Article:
Tuesday, June 1, 2010

How to Promote an Event

The Journalistics blog ran a great piece today about how to use social media to market an event. Let's expand on that topic here and review how to use traditional media to market an event. Most situations benefit from a combination of both. Include as many of these elements or tasks into your planning as possible:
  • Create a plan with a timetable. Events have lots of moving parts and if you don't have a large staff, you'll be distracted by the logistics and forget about publicity components if you don't have it all on paper with a calendar that reminds you when to do what.
  • Incorporate newsworthy elements. Maybe it's the "first" or "world's largest" whatever, a local media personality as your emcee, or a celebrity speaker.
  • Uncover and use all of your pre-event publicity angles. Those elements above are key here -- who cares if you've got newsworthy angles if you aren't using them to get media coverage? I was once responsible for planning and publicizing the first beach snowshoe race, a charity fundraiser sponsored by a beverage alchohol brand. It was covered by national TV media only because I alerted them.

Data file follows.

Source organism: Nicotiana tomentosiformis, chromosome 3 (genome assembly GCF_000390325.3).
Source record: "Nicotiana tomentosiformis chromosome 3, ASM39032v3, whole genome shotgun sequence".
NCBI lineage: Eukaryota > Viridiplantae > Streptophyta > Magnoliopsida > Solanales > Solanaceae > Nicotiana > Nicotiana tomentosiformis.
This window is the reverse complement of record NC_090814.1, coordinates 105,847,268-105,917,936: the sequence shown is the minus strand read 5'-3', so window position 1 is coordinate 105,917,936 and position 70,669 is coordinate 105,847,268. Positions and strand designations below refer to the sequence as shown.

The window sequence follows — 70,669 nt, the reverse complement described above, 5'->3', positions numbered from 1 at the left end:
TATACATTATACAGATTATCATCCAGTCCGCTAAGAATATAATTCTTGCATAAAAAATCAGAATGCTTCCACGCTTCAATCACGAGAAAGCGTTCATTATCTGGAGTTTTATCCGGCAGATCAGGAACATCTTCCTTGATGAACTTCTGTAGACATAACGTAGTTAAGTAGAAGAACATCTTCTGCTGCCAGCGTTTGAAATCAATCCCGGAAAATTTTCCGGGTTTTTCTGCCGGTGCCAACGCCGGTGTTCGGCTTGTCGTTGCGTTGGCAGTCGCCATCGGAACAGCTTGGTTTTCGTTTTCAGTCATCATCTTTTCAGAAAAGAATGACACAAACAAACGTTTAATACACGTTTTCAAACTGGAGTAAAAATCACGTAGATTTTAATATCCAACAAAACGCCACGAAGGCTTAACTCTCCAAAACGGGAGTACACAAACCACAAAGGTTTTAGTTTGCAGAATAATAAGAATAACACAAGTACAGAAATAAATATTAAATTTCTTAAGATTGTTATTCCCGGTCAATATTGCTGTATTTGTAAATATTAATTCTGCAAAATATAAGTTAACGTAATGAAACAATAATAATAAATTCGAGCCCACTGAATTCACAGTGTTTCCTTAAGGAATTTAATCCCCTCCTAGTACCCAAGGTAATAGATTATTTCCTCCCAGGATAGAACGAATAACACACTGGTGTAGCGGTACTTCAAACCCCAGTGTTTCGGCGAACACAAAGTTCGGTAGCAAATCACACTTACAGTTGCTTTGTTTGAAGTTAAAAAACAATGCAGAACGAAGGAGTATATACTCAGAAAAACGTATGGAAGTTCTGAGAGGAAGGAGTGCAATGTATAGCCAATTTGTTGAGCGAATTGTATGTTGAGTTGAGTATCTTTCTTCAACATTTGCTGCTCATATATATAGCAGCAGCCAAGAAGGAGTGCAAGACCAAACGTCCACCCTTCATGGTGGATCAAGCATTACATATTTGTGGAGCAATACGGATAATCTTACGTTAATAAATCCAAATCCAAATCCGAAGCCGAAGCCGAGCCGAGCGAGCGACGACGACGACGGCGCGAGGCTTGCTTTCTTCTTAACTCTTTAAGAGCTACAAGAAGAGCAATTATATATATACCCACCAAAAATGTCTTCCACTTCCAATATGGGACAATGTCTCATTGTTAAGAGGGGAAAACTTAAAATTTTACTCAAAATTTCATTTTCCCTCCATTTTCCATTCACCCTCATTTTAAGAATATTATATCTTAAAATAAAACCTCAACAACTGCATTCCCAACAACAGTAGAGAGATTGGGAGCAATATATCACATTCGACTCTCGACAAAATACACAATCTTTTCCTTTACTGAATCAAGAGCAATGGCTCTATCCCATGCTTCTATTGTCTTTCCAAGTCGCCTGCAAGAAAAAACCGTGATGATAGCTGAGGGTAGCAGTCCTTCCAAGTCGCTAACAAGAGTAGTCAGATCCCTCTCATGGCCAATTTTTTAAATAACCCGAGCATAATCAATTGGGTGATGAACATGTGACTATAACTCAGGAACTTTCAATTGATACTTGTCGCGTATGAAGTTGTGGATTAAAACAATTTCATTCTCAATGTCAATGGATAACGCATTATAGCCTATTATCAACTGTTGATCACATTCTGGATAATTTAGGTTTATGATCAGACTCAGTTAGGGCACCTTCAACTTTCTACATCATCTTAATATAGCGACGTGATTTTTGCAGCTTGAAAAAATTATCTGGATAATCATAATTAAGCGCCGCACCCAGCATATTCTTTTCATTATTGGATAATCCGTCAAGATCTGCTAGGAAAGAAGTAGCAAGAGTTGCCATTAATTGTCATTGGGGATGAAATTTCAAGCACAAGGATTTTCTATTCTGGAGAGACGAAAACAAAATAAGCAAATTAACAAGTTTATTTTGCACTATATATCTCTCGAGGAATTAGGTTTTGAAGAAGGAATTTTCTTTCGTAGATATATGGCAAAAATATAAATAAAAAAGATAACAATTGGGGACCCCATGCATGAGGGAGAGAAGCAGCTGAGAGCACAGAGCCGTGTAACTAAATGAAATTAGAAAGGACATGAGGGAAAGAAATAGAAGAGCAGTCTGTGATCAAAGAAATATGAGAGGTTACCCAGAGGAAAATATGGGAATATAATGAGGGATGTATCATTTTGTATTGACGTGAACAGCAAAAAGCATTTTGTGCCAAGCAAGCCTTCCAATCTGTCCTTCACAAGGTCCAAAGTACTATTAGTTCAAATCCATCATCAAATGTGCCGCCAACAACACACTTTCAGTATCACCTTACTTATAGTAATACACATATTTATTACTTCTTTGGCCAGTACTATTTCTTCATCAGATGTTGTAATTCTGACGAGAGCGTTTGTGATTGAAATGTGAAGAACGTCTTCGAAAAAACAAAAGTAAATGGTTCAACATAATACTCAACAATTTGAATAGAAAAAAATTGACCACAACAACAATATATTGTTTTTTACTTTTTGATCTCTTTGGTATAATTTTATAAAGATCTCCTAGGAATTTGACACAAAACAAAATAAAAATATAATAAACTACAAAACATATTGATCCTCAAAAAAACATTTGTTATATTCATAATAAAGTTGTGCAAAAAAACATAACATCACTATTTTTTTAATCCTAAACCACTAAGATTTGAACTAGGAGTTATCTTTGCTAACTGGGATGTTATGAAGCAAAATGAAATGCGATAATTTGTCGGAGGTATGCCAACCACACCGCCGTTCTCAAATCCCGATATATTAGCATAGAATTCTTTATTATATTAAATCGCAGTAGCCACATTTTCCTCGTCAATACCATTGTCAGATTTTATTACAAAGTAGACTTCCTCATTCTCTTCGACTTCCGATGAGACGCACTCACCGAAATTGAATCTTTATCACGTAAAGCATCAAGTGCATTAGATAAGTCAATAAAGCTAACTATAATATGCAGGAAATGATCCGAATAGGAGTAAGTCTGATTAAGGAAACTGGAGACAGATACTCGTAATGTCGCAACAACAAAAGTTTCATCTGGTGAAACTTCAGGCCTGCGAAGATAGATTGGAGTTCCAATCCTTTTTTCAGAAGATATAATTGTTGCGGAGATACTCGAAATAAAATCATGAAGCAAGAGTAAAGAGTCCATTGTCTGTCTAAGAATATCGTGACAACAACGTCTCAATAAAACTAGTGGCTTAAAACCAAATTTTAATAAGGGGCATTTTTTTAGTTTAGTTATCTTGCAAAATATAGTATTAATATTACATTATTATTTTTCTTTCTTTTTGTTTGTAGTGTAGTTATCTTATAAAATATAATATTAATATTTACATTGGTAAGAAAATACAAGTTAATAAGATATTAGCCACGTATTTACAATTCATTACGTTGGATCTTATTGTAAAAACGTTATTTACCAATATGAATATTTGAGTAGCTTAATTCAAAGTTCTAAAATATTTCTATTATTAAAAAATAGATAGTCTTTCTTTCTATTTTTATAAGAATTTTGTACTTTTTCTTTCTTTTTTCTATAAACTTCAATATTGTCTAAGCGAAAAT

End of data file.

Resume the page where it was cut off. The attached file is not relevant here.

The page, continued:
• Make a pitch for on-site media coverage. It's too late to generate attendance at this point, but the exposure is good for your image, product, cause, or service.
  • Look for ways to get publicity after the event, too. Hire a professional photographer to take candid photos you can send to weekly newspapers and add to your newsletter and Web site. Was it a fundraiser? Send a news release announcing how much money was raised and how it will be used. Did the event break records? Share that information with the press.
You can't afford to overlook either social or traditional media when promoting your event, so make sure your plan incorporates as many tools and tactics from both as possible.

1 comment:

eventplanner5 said...

Short, precised and really really useful. All points explained well.